MILITARY LORDS IN SLEAZE PROBE; EXCLUSIVE Peers failed to declare links to defence companies.
THREE retired military chiefs are being probed by a sleaze watchdog after the Mirror revealed they didn't declare their work for defence firms.
Admiral Lord Boyce, Field Marshal Lord Inge and General Lord Guthrie used a House of Lords debate to demand more spending on the forces.
But they broke rules by not declaring positions with firms that have made fortunes from military contracts and Iraq.
The trio are being investigated by a committee that polices Lords' interests after a complaint from Falkirk Labour MP and former Black Watch major Eric Joyce.
He said: "I am glad to see this matter is being treated with the seriousness that it deserves. If I had done this in the Commons I would have had to apologise. The same should apply to peers." Pressure group Campaign Against Arms Trade welcomed the probe. CAAT's Ian Pritchard said: "It's disturbing that people who have such blatant conflicts of interests are in influential political positions at all."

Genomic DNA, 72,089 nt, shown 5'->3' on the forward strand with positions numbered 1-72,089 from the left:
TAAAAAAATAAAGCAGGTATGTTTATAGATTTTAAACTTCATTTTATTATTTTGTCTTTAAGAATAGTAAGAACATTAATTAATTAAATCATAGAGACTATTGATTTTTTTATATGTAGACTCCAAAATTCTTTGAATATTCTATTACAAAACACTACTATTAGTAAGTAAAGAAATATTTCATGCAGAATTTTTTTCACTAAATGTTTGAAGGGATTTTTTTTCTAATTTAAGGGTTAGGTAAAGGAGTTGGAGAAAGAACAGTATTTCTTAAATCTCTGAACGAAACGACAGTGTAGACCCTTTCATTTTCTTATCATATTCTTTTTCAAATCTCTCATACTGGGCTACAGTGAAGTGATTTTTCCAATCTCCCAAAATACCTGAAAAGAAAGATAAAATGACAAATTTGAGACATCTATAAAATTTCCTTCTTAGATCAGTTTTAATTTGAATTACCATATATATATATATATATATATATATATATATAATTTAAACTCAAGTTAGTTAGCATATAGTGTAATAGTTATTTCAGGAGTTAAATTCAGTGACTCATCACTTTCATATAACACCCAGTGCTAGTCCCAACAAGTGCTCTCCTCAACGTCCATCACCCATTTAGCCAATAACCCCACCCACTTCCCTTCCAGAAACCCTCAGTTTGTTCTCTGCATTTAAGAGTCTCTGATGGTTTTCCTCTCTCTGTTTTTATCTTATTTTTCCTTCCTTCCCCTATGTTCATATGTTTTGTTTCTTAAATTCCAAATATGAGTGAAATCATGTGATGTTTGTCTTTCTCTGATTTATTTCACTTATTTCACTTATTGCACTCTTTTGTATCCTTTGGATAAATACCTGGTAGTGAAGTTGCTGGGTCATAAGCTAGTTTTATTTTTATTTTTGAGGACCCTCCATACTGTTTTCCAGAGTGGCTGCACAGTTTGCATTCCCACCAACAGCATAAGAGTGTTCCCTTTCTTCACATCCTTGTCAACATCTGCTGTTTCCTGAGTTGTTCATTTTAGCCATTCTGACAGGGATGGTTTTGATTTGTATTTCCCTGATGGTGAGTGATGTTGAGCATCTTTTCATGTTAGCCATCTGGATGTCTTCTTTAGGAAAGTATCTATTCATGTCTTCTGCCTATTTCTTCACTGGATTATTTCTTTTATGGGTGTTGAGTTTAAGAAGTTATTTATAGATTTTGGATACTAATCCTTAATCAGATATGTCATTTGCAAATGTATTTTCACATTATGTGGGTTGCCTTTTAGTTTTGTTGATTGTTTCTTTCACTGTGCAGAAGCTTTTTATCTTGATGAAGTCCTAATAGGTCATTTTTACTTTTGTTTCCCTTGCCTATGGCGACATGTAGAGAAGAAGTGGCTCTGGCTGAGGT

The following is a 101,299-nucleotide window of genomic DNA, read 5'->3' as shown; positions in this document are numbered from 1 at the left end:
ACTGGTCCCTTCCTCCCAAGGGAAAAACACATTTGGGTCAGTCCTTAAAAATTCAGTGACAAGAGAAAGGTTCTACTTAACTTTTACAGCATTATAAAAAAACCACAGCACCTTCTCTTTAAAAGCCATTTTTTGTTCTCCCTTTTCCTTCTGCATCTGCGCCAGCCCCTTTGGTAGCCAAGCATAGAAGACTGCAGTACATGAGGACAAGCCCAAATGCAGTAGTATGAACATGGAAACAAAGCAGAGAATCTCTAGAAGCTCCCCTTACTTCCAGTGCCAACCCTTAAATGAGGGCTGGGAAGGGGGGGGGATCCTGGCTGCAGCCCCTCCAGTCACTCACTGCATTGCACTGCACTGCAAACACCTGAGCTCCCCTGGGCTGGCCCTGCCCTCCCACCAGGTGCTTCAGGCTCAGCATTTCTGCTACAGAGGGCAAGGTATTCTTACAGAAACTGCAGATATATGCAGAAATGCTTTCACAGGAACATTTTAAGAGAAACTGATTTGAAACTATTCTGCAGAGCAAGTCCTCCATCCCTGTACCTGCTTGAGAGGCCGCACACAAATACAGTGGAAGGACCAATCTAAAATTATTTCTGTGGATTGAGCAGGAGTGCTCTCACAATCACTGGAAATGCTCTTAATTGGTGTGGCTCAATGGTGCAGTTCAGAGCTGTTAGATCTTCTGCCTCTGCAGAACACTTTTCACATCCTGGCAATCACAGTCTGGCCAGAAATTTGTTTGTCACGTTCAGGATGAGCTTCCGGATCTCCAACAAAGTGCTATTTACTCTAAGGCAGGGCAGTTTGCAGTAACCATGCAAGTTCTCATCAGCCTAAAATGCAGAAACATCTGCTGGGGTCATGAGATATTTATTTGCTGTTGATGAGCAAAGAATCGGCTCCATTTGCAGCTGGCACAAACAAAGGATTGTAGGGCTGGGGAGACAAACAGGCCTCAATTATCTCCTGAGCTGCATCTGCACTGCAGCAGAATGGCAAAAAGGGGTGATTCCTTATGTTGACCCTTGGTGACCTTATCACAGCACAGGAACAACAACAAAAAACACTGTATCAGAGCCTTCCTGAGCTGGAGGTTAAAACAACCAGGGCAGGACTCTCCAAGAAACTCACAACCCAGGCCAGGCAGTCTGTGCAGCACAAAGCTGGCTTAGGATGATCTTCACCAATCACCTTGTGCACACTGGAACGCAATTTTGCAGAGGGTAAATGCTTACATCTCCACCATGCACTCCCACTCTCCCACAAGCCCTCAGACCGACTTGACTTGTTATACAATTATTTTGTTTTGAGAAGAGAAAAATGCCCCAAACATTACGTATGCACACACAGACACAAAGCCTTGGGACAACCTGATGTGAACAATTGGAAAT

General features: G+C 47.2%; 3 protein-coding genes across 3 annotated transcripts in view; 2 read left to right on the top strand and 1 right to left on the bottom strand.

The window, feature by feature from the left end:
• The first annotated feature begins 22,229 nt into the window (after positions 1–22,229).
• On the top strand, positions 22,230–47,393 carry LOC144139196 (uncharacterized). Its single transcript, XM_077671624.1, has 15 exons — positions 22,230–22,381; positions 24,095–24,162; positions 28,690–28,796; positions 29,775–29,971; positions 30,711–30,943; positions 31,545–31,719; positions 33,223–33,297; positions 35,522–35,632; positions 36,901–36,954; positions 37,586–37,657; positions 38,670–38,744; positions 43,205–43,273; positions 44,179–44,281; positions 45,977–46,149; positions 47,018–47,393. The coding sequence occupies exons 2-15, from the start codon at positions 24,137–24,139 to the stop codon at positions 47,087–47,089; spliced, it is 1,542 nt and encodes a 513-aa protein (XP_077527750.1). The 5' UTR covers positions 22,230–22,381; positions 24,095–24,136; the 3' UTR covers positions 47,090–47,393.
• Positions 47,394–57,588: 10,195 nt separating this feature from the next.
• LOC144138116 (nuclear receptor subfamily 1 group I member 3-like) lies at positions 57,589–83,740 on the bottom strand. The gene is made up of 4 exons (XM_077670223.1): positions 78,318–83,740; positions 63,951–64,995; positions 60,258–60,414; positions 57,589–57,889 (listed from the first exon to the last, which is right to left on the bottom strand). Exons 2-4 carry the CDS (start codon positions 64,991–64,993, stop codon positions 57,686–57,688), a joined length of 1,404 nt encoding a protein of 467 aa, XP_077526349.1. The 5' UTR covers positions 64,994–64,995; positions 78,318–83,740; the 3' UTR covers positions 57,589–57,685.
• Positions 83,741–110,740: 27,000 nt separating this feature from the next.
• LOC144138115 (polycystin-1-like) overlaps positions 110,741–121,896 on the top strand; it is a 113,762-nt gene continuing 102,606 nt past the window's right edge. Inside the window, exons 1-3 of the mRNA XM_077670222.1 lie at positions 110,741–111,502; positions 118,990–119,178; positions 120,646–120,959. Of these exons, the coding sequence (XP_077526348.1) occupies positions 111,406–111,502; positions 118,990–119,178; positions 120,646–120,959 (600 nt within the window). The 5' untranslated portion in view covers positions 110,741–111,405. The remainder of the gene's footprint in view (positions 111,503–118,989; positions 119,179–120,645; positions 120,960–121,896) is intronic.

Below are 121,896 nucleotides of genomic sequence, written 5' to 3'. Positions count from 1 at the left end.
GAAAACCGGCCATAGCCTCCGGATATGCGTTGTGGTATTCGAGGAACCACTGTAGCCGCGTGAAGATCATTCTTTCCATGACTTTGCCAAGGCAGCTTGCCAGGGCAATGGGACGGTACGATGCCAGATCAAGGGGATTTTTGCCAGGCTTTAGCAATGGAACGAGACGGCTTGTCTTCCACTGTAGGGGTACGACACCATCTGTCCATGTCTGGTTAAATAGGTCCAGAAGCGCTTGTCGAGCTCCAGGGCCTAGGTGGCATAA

Brendan Keith, Lords Registrar of Members' Interests, revealed it is the first time the committee has received a complaint since it was formed in 2001.
Members will meet this week to decide whether to hold a full-scale inquiry. The House of Lords has no powers to suspend or fine peers. But Mr Keith said: "Naming and shaming is appropriate."
Lord Boyce is a non-executive director of VT group which is involved in the building of two super-carriers for Britain. He earned pounds 30,000 for his services.
US arms giant Colt Defense has Lord Guthrie as a director.
The firm supplies weapons. Lord Inge is chairman of security group Aegis, which has profited from work in Iraq.
RULES: Boyce, Inge and Guthrie